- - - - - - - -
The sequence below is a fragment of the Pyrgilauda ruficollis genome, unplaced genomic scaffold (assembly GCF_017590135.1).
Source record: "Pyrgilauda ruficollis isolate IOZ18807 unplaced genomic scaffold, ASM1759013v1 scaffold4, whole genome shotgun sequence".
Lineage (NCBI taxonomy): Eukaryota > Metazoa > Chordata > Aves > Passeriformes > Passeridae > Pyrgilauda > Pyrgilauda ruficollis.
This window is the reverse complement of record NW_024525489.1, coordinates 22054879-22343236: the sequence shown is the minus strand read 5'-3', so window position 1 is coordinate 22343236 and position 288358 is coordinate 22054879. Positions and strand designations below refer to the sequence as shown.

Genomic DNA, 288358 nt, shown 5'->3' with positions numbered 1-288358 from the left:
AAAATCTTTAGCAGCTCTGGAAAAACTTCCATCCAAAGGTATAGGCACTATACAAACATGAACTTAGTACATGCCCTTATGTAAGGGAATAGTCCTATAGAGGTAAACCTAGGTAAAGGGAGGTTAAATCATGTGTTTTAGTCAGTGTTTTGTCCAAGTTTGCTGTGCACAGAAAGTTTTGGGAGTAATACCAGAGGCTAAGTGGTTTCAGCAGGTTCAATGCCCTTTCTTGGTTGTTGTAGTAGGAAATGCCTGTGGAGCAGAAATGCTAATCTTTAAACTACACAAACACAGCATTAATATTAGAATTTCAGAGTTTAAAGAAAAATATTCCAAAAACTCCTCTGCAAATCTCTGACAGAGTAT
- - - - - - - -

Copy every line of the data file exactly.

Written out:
The sequence below is a fragment of the Pyrgilauda ruficollis genome, unplaced genomic scaffold (assembly GCF_017590135.1).
Source record: "Pyrgilauda ruficollis isolate IOZ18807 unplaced genomic scaffold, ASM1759013v1 scaffold4, whole genome shotgun sequence".
Lineage (NCBI taxonomy): Eukaryota > Metazoa > Chordata > Aves > Passeriformes > Passeridae > Pyrgilauda > Pyrgilauda ruficollis.
This window is the reverse complement of record NW_024525489.1, coordinates 22054879-22343236: the sequence shown is the minus strand read 5'-3', so window position 1 is coordinate 22343236 and position 288358 is coordinate 22054879. Positions and strand designations below refer to the sequence as shown.

Genomic DNA, 288358 nt, shown 5'->3' with positions numbered 1-288358 from the left:
AAAATCTTTAGCAGCTCTGGAAAAACTTCCATCCAAAGGTATAGGCACTATACAAACATGAACTTAGTACATGCCCTTATGTAAGGGAATAGTCCTATAGAGGTAAACCTAGGTAAAGGGAGGTTAAATCATGTGTTTTAGTCAGTGTTTTGTCCAAGTTTGCTGTGCACAGAAAGTTTTGGGAGTAATACCAGAGGCTAAGTGGTTTCAGCAGGTTCAATGCCCTTTCTTGGTTGTTGTAGTAGGAAATGCCTGTGGAGCAGAAATGCTAATCTTTAAACTACACAAACACAGCATTAATATTAGAATTTCAGAGTTTAAAGAAAAATATTCCAAAAACTCCTCTGCAAATCTCTGACAGAGTAT